The primary aim of this study was to compare patient-reported outcomes
(PROs) of women who underwent immediate implant-based breast reconstruction
(IBBR) after receiving either: (1) nipple-sparing mastectomy
(NSM) or (2) simple mastectomy
with subsequent nipple reconstruction (SNR).
The goal of post-mastectomy breast reconstruction
is to restore body image and quality-of-life after mastectomy
, but removal of the nipple-areolar complex may have its own negative psychosocial consequences. NSM may have increased in popularity due to its perceived oncologic safety in many women and to reports of superior aesthetic results with this technique. Despite the increased utilization of NSM, few studies have evaluated the impact of NSM on PROs and complications in women undergoing immediate IBBR.
We performed a secondary analysis of the Mastectomy
Reconstruction Outcomes Consortium study, a multicenter, prospective cohort study that recruited patients between February 2012 and July 2015. The primary aim of this study was to compare PROs as measured by BREAST-Q scores between women who underwent IBBR after NSM versus SNR. The secondary aim was to compare complication rates. Mixed-effects regression models controlled for demographic and clinical covariates.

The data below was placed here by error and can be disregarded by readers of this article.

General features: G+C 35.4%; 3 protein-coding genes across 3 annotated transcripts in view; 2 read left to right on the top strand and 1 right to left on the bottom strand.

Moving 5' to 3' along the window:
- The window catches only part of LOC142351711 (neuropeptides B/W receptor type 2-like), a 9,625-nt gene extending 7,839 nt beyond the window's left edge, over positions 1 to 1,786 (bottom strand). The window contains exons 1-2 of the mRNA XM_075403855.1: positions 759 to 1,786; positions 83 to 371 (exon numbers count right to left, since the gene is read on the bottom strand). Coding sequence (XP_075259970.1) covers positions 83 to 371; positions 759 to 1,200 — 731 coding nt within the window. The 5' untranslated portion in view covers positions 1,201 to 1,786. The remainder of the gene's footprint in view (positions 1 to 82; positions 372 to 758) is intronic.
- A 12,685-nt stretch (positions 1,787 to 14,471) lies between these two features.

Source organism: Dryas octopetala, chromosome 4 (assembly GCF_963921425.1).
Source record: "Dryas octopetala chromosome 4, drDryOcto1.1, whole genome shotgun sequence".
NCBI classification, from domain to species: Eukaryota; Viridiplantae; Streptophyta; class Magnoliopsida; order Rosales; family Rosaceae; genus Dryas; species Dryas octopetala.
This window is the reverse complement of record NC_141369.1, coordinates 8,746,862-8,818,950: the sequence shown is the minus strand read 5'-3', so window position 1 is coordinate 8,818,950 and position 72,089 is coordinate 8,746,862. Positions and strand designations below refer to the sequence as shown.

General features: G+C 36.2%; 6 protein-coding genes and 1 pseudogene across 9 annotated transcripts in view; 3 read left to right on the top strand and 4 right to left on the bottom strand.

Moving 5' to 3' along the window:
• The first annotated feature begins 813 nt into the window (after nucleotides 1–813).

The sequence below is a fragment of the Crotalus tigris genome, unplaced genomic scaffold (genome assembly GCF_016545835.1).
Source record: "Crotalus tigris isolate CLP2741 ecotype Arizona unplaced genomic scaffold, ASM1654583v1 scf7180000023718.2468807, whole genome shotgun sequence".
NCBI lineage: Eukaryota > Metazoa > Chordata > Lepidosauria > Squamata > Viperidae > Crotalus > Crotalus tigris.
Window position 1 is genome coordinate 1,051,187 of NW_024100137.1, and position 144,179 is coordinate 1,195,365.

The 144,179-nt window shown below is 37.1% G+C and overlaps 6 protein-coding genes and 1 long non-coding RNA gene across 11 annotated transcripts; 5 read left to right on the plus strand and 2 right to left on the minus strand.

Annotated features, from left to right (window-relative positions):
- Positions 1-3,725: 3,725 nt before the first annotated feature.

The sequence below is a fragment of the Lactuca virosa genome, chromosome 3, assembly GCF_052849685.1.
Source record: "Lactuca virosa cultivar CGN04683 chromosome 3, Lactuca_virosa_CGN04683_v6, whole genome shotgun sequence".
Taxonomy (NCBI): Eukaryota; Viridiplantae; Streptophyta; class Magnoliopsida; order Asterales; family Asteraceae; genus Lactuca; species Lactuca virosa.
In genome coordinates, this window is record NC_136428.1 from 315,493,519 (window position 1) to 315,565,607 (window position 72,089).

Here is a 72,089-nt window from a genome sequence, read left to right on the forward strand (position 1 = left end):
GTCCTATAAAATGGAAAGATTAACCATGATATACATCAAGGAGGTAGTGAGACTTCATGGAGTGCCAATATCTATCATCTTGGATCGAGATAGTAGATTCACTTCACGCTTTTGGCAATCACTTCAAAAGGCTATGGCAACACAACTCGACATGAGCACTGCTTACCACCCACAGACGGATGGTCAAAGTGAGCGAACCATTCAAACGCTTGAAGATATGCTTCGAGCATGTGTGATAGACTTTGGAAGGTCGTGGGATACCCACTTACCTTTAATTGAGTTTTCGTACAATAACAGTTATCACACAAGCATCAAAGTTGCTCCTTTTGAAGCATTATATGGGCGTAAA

Of the 600 women in the study, 286 (47.7%) underwent NSM. After controlling for baseline patient characteristics, we found no significant differences in satisfaction with breast, psychosocial well-being, physical well-being or sexual well-being between women undergoing NSM versus SNR. Mastectomy
type was not a significant predictor of complications or reconstructive failure.
Despite reports of superior aesthetics for NSM over simple mastectomy
with nipple reconstruction in immediate IBBR, we found no significant differences at 2 years after reconstruction in patient satisfaction, quality-of-life, or complication rates.